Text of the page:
The source who did not want to be named because not allowed to comment on the issue told the daily that Paris is not inclined to provide support to the Syrian Defense Forces (SDF) and PKK-linked People’s Protection Units (YPG).
The SDF, following a meeting with the French leader groups at the Elysée Palace on Thursday, said that Paris pledged support to the rebel groups in Manbij, northern Syria where the Islamic state group (ISIS) fighters are reportedly still active.
President Emmanuel Macron, according to a statement from his office, offed to mediate between Ankara and the SDF.
Ankara lambasted its NATO ally’s alleged likely support to the Syrian Kurdish groups and rejected France’s proposed mediation role between the Turkish government and the Democratic Union Party (PYD).
President Recep Tayyip Erdoğan described France’s move as a “show of hostility against Turkey.”
“Those who host at the highest level the members of a terrorist organization, which has been freely carrying out its activities in their countries, should be aware that this is nothing but an expression of hostility against Turkey,” Erdoğan said this Friday (March 30) from his party’s headquarters.
Erdogan, who condemned Emmanuel Macron’s meeting with members of Syrian Kurdish groups, was quoted by local daily Hurriyet as saying that “France no longer has the right to complain about the actions of any terror organization on its soil after meeting with the representatives of the PYD and its armed wing, the YPG”.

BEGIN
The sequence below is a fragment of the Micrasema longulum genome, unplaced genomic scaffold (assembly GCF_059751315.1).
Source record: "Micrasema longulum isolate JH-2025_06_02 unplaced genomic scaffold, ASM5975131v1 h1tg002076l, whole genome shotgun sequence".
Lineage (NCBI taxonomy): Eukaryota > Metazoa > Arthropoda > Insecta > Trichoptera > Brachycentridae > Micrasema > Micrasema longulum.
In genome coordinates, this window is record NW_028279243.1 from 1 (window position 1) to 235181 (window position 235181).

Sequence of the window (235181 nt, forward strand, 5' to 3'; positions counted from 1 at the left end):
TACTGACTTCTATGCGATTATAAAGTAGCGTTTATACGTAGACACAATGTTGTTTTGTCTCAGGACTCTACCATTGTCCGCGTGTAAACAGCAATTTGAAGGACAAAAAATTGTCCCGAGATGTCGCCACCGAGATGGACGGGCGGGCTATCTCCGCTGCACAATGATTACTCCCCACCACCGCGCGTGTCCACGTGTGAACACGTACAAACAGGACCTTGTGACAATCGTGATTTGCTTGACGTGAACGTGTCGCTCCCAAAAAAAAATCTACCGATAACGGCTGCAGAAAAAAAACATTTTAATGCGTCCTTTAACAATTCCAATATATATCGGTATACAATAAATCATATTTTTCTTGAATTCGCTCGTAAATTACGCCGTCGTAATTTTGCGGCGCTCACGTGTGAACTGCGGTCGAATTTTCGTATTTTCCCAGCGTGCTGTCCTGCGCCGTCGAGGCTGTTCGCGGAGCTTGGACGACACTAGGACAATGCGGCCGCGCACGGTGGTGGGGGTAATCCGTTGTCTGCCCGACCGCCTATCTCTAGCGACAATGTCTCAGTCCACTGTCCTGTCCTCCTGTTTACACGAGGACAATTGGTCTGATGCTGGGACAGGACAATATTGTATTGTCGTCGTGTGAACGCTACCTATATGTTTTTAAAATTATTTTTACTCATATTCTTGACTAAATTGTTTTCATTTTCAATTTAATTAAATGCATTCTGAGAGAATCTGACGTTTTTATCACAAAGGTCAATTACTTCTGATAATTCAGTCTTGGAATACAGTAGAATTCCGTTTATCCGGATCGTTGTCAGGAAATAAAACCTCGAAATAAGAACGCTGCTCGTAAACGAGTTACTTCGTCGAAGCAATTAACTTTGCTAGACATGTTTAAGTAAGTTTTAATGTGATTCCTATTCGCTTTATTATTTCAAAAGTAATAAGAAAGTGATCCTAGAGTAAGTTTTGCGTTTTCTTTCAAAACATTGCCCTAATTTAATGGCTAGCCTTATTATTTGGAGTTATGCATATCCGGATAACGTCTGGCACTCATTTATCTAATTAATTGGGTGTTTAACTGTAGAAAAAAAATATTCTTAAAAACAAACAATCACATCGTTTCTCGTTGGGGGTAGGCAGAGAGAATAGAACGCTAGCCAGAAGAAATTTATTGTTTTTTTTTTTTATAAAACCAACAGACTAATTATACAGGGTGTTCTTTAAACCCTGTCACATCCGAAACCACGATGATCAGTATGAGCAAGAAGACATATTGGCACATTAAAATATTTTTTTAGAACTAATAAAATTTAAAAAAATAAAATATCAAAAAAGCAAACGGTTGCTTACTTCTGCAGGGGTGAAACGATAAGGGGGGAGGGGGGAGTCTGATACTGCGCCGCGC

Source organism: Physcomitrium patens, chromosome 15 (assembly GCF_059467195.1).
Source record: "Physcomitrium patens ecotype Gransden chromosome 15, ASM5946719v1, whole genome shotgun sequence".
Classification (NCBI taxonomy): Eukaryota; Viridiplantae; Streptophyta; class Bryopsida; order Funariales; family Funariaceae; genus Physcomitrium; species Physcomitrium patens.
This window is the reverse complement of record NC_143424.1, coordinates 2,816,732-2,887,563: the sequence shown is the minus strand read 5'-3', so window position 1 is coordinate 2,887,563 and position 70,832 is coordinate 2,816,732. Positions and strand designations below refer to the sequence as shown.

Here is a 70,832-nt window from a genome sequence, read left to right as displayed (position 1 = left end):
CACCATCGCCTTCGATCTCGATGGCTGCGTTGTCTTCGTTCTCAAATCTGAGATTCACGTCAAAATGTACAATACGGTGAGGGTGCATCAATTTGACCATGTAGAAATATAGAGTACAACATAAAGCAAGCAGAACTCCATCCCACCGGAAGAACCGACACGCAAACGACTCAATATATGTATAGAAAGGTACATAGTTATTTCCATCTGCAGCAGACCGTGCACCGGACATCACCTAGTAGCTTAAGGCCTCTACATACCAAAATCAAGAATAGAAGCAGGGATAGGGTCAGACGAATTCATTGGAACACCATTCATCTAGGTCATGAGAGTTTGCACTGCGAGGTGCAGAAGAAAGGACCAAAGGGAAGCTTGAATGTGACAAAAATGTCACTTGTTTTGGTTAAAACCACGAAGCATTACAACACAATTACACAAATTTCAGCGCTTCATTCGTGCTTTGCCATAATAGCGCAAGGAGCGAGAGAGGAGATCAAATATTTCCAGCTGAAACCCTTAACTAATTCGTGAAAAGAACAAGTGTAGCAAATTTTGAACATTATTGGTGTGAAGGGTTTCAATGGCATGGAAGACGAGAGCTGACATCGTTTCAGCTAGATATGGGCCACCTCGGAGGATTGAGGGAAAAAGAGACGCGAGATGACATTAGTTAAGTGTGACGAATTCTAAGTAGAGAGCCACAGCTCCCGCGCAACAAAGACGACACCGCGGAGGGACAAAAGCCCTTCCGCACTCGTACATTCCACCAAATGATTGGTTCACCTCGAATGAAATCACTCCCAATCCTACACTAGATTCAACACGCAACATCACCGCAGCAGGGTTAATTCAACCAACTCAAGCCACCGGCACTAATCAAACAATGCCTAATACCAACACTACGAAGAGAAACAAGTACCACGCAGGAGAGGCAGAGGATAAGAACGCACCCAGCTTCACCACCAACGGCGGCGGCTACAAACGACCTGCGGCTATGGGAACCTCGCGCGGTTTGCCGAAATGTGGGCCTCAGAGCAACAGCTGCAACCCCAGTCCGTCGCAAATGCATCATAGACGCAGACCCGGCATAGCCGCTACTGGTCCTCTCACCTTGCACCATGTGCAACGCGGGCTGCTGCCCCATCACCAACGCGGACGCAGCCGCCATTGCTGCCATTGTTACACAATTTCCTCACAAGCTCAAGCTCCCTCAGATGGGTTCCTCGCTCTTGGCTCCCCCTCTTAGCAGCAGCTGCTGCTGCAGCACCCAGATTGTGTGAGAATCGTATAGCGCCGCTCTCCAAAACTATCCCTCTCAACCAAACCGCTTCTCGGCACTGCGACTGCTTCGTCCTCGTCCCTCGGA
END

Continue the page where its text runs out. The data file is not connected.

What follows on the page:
“Those who have been abetting terrorists and who have been hosting them in their palaces will sooner or later see the mistake they have made. They may face the problems that we ourselves have been experiencing at any time. We hope they will not dare to seek our help when France is filled with terrorists fleeing from Syria and Iraq after being encouraged by French policies,” he added, according to Hurriyet.
“Turkey needs no mediator … You can come together with terror organizations around the same table but Turkey deals with terror organizations just like it did in Afrin,” he stressed.
Turkish Foreign Minister Mevlüt Çavuşoğlu also voiced his government’s concern over Macron’s support to the SDF in a phone call with his French peer Jean Yves Le Drian.
Deputy Prime Minister and government spokesman Bekir Bozdağ on his part said Macron’s move, that he described as “irrational”, had set Paris on a collision course with Ankara.
Likewise, presidential spokesperson İbrahim Kalın rejected Macron’s offer to mediate between the Turkish government and the SDF, saying “Turkey’s stance on the PKK/PYD/YPG is clear; we reject frivolous approaches such as dialogue, contact or mediation with these terror groups”.
Ankara sees the YPG as a terror group that it considers an offshoot of the outlawed Kurdish group PKK. The Turkish military has engaged an offensive in northern Syria in a bid to clear the area of the Kurdish fighters.